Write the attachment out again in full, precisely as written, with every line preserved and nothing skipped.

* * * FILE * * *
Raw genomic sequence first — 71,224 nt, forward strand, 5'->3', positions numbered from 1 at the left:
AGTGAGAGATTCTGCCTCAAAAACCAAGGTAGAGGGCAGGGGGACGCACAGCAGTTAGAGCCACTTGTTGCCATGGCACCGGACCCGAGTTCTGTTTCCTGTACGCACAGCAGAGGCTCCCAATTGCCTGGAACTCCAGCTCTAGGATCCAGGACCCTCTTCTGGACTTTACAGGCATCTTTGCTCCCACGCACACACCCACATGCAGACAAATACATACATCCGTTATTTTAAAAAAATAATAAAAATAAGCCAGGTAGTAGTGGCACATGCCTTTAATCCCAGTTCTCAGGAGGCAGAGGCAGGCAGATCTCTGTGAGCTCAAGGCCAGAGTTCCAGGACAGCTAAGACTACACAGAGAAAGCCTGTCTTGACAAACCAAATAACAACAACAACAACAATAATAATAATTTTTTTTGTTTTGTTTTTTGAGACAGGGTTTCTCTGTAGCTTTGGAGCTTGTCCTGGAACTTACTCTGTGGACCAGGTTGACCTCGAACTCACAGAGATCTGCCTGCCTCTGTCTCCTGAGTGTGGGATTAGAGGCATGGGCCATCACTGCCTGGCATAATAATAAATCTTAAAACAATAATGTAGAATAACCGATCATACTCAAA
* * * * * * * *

Raw genomic sequence first — 71,224 nt, forward strand, 5'->3', positions numbered from 1 at the left:
AGTGAGAGATTCTGCCTCAAAAACCAAGGTAGAGGGCAGGGGGACGCACAGCAGTTAGAGCCACTTGTTGCCATGGCACCGGACCCGAGTTCTGTTTCCTGTACGCACAGCAGAGGCTCCCAATTGCCTGGAACTCCAGCTCTAGGATCCAGGACCCTCTTCTGGACTTTACAGGCATCTTTGCTCCCACGCACACACCCACATGCAGACAAATACATACATCCGTTATTTTAAAAAAATAATAAAAATAAGCCAGGTAGTAGTGGCACATGCCTTTAATCCCAGTTCTCAGGAGGCAGAGGCAGGCAGATCTCTGTGAGCTCAAGGCCAGAGTTCCAGGACAGCTAAGACTACACAGAGAAAGCCTGTCTTGACAAACCAAATAACAACAACAACAACAATAATAATAATTTTTTTTGTTTTGTTTTTTGAGACAGGGTTTCTCTGTAGCTTTGGAGCTTGTCCTGGAACTTACTCTGTGGACCAGGTTGACCTCGAACTCACAGAGATCTGCCTGCCTCTGTCTCCTGAGTGTGGGATTAGAGGCATGGGCCATCACTGCCTGGCATAATAATAAATCTTAAAACAATAATGTAGAATAACCGATCATACTCAAA